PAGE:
When I was young, my favorite Barbie was a petite blond doll with kind, drawn-on eyes that were a pleasing bright blue. I loved her seemingly endless closet and her cool new gadgets like her dog, her car and her Ken. I didn’t care that she wore a lot of pink, nor did I care that her body was scarily slim – a feature that I have become aware of after societal expectations and rebellions to those expectations have been embedded, erased and embedded again into my mind day after day.
Fast forward 10 years, and Mattel (the company behind Barbie) has gone tech by introducing the Game Developer Barbie; a cool, working girl equipped with her own laptop and headphones, sporting a relaxed outfit of jeans, a utility jacket, a T-shirt and sneakers, according to Emily Peck’s Huffington Post article, “Mattel finally nails it with game developer Barbie.”
The newest Barbie received a thumbs-up from feminist and game developer Brianna Wu, who said to the Huffington Post, “Today, I see a lot of girls that want to grow up to be engineers, not fashionistas. It’s good to see Mattel reflecting that.”
However, when Barbie changed her shoe-of-choice from heels to sneakers, a plethora of sexist comments emerged from social media, criticizing real-world female game developers for being everything Barbie is not.
Taking the jabs even further seemed more satisfying to some, as another user degraded women as a whole, writing, “Women, for the most part, lack the logical thought patterns necessary for programming,” the article said.
Mattel received serious backlash after publishing “Barbie: I Can Be A Computer Engineer” back in 2010, which implied the same message. Barbie crashes her computer with a virus, which leads to two male characters having to fix the computer for Barbie – because girls don’t know how to cope without male help, according to NPR article, “After backlash, computer engineer Barbie gets new set of skills.”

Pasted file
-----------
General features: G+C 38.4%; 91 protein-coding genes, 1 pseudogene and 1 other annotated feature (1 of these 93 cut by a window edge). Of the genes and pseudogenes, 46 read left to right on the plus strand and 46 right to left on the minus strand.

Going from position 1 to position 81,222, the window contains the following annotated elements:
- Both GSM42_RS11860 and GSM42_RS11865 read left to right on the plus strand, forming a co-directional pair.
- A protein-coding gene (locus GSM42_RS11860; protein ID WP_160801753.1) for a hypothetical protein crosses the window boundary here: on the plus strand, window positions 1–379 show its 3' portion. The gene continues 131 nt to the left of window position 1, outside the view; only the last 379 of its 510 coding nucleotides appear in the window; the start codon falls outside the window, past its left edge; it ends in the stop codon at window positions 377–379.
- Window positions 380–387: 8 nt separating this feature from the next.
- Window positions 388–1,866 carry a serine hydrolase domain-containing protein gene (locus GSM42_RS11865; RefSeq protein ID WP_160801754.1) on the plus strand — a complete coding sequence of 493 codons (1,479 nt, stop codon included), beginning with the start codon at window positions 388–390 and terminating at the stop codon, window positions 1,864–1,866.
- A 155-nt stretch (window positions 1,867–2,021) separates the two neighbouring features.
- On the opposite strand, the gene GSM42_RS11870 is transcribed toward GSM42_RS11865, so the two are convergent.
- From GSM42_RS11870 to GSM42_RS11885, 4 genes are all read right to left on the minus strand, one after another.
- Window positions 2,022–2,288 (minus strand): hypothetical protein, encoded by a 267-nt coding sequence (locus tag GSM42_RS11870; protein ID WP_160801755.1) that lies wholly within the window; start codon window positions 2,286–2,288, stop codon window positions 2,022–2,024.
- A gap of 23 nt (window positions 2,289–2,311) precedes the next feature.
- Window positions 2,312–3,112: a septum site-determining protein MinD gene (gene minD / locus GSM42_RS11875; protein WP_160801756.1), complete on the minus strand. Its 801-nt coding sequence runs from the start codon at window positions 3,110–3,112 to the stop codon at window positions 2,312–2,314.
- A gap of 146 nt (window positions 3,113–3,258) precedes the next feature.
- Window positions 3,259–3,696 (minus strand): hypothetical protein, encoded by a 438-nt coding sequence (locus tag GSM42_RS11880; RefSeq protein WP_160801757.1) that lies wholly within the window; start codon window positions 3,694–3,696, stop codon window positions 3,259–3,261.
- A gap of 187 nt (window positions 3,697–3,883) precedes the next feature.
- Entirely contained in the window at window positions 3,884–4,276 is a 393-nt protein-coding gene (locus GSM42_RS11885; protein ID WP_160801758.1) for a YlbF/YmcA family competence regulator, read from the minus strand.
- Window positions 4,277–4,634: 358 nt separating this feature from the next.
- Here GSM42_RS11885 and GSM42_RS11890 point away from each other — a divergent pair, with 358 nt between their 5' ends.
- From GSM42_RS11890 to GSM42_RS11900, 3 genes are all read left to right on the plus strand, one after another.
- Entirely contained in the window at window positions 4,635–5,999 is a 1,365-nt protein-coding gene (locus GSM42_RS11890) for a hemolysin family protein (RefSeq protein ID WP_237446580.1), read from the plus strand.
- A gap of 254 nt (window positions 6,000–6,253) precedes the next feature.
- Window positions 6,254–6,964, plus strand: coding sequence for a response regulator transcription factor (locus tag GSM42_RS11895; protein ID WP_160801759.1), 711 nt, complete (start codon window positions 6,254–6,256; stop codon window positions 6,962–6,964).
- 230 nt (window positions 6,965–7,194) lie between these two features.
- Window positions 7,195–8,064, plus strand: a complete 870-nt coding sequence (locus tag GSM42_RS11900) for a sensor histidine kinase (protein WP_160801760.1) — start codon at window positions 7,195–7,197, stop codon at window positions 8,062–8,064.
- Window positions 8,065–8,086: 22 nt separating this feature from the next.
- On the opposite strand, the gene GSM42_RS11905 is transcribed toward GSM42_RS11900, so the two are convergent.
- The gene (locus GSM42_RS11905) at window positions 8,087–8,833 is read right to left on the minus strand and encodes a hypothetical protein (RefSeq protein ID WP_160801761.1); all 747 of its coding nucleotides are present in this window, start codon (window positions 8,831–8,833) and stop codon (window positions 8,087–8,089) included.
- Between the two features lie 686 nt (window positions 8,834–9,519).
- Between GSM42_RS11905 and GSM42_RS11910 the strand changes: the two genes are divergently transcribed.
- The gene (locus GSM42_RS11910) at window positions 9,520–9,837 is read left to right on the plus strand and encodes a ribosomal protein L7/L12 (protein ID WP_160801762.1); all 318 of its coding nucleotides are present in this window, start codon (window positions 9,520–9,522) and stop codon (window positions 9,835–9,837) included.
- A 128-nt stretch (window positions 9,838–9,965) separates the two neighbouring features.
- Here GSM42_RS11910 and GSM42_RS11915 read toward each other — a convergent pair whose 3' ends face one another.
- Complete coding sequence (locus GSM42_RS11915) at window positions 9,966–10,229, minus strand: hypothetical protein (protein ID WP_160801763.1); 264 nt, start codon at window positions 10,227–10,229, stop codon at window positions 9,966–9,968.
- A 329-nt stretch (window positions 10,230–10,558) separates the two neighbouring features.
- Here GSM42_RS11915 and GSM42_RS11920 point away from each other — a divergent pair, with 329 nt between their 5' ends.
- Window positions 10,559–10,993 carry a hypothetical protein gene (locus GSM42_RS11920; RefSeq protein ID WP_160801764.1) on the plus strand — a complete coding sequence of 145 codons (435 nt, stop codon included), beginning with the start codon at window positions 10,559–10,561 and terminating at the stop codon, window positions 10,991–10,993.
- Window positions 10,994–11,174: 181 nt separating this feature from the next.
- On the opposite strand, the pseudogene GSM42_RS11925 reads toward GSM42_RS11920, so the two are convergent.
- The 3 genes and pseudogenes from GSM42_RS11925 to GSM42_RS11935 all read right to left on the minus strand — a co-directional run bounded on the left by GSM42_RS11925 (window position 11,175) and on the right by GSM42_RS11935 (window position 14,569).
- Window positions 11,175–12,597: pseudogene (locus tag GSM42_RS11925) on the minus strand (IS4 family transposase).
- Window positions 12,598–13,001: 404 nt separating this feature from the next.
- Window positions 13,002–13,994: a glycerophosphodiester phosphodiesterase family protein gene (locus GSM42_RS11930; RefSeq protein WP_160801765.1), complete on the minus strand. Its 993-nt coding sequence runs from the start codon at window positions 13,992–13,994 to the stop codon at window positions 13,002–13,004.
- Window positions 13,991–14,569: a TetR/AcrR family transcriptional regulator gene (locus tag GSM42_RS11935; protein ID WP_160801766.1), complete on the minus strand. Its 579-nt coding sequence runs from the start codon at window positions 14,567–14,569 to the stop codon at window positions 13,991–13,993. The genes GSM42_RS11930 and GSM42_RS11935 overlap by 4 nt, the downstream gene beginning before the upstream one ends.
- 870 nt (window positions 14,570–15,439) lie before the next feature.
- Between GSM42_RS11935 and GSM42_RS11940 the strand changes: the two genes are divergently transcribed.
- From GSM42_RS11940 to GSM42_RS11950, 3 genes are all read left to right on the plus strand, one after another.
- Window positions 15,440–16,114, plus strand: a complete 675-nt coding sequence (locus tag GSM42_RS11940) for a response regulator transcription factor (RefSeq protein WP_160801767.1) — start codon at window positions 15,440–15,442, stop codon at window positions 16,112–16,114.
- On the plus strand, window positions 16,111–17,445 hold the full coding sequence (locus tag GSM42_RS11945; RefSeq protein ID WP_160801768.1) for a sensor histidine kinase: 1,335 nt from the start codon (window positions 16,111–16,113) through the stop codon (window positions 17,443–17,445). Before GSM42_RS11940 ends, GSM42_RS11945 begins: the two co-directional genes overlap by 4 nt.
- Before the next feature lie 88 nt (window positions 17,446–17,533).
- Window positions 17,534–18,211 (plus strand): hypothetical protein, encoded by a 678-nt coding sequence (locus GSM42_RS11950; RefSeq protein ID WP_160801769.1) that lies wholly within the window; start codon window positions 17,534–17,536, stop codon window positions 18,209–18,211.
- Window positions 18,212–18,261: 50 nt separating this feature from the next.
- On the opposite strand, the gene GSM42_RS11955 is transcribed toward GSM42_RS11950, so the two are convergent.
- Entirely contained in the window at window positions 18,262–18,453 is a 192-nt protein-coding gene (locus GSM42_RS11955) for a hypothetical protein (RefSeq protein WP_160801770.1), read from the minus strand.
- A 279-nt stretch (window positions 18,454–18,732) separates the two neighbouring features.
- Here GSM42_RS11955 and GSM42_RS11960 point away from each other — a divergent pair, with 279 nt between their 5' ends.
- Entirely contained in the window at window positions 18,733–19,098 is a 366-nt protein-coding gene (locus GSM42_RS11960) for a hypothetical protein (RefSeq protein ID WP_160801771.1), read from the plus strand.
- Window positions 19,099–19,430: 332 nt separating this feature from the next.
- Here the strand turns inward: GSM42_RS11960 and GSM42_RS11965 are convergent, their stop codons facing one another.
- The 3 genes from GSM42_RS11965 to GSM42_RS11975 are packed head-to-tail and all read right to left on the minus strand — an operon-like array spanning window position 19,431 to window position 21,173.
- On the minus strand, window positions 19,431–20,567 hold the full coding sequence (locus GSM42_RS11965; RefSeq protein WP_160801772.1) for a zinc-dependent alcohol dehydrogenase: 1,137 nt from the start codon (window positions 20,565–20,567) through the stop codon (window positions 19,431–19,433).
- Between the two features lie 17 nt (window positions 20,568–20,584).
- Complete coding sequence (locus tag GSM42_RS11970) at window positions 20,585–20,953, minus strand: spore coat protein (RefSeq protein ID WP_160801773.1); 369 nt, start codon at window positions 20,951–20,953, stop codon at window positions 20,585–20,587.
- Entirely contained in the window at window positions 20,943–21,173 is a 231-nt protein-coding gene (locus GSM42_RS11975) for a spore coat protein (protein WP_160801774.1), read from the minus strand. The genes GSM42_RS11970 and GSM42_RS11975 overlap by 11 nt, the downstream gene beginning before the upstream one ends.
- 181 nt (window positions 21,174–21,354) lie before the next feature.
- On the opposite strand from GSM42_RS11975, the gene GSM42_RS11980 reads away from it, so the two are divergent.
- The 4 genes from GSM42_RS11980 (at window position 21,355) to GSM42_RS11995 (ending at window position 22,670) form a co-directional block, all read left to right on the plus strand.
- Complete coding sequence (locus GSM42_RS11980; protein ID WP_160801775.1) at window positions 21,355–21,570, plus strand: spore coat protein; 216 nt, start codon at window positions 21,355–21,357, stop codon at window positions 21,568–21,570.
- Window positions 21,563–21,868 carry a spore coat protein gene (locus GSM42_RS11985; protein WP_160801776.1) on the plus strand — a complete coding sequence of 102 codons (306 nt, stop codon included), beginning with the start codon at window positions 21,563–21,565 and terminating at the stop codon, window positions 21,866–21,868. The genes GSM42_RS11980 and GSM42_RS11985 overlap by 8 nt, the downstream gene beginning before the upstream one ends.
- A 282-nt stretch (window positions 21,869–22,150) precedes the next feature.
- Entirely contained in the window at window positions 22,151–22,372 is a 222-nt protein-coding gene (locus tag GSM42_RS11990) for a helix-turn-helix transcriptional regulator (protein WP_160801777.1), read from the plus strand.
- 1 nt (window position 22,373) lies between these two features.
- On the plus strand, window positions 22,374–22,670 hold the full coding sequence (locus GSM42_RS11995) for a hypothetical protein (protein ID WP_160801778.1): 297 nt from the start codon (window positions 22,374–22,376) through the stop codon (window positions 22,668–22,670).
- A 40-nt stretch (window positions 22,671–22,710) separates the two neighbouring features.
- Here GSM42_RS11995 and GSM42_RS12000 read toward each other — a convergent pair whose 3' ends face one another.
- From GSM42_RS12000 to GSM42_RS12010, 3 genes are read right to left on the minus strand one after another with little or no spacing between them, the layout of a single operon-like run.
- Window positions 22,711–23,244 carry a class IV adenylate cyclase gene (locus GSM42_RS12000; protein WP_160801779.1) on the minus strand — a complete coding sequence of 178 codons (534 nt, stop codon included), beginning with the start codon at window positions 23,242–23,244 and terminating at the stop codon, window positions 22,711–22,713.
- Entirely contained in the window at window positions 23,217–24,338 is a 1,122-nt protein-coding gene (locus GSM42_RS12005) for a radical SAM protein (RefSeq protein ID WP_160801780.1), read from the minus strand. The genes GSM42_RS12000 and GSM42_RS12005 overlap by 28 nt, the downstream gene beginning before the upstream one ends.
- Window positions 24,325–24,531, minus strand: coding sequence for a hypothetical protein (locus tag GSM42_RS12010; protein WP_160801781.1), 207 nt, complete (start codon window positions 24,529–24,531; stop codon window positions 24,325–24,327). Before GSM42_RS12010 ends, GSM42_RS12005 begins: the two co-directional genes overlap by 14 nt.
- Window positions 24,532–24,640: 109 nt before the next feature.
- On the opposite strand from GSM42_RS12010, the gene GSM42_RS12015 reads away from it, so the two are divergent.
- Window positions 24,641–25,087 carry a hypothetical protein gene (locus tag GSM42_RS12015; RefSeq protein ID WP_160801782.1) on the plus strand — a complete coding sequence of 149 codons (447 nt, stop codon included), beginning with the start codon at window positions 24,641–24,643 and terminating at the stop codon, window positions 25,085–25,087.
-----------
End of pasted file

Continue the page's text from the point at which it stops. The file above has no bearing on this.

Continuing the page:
I’m having a hard time understanding why adults feel the need to dissect a doll’s outfit and spend their time tweeting about the doll not meeting their standards, or for meeting the stereotypes they have in their mind. Keep in mind, this outfit is very respectable, is not skimpy in any way and is sensible for the career Barbie has. So what’s really the problem here?
Some may call Game Developer Barbie a cover-up for the “Barbie: I Can Be A Computer Engineer” misstep, a necessary step for the company to stay relevant or even a feminist-controlled mistake. Despite their reasoning behind creating the new Barbie, I think she is amazing. She is inspiring, lovable and a role model.
When you’re a kid, you don’t care about stereotypes that may or may not be present. You care about the imaginary conversations you have in your head. Imagine what a little boy or a little girl can conjure up when their doll is a tech-savvy game developer.
As years pass, the tech world (in all its coding glory) seems ubiquitous, almost natural now to grow into. Barbie’s latest job is not a cry for attention or a company’s desperate attempt at one last hurrah. It’s a revolution that will spark ideas in children’s minds. They’ll grow up with the notion that they can do what Barbie did, no matter their gender.
The International Game Developers Association released a workplace survey in 2014 that found that only 22 percent of the more than 2,200 participating developers were women.
“…Barbie dolls can be influential toys for girls,” Amanda Kooser said in her CNet article, “Game developer Barbie gets it right by being cool and capable.” “The idea here is that you can dream of becoming a professional ballerina or a veterinarian, but you can also be one of the people who creates the games you love to play.”
I applaud Mattel and their aspirations for Barbie, because Barbie isn’t just a doll. She’s an iconic reminder of childhood, a woman of many professions and proof that it’s never too late to change your style.
After all, it’s Barbie’s world, and we’re all just playing in it.